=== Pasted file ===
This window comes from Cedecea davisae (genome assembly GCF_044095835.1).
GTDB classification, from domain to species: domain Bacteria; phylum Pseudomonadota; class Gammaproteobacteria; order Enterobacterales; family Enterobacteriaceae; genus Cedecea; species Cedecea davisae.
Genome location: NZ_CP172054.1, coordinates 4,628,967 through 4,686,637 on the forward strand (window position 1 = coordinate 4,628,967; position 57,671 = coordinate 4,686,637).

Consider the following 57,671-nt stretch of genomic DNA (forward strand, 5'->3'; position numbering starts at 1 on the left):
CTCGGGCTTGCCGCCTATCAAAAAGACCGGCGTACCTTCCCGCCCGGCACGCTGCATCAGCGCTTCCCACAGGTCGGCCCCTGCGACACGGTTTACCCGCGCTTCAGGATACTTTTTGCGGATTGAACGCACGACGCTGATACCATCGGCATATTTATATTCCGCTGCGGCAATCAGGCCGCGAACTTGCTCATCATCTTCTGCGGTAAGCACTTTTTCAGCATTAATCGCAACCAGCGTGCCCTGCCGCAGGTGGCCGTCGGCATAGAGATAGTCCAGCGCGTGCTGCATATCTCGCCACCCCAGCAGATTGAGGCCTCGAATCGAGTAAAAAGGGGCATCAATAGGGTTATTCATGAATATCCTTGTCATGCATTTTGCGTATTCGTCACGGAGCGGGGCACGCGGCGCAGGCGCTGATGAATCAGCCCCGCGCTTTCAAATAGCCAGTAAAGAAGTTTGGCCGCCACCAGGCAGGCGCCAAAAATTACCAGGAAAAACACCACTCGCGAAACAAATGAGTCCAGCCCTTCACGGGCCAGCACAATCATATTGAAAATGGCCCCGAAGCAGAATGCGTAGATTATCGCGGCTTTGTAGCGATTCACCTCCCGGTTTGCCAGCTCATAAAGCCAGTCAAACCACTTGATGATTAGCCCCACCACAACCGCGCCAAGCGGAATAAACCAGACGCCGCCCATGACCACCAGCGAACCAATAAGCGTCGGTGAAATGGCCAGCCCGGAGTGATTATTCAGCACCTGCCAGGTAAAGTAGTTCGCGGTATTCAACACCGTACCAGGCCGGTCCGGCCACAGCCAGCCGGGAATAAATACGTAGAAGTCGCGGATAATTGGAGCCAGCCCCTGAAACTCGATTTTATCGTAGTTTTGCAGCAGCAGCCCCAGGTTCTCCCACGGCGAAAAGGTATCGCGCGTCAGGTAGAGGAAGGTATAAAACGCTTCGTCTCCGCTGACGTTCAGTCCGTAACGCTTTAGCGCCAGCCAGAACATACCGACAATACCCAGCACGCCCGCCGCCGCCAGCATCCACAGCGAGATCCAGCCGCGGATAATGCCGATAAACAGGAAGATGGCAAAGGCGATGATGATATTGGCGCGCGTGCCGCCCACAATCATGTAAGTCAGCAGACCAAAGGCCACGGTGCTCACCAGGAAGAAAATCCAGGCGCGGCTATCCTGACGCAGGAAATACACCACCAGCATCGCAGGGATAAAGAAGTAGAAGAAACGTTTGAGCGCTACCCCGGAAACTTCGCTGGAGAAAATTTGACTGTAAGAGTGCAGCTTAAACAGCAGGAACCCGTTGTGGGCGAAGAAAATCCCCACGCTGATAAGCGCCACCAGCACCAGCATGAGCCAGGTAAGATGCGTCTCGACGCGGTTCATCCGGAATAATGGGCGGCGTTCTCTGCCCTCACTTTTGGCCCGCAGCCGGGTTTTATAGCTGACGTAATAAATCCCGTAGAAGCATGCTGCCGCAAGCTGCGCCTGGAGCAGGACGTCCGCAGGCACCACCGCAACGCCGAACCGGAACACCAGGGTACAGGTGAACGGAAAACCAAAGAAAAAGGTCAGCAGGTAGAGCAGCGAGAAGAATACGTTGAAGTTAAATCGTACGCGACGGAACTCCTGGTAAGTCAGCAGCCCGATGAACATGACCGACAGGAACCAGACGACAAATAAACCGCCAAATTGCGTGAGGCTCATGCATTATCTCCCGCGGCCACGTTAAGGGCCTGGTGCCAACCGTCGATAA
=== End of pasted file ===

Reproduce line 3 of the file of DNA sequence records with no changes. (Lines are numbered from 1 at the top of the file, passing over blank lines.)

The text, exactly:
Genome location: NZ_CP172054.1, coordinates 4,628,967 through 4,686,637 on the forward strand (window position 1 = coordinate 4,628,967; position 57,671 = coordinate 4,686,637).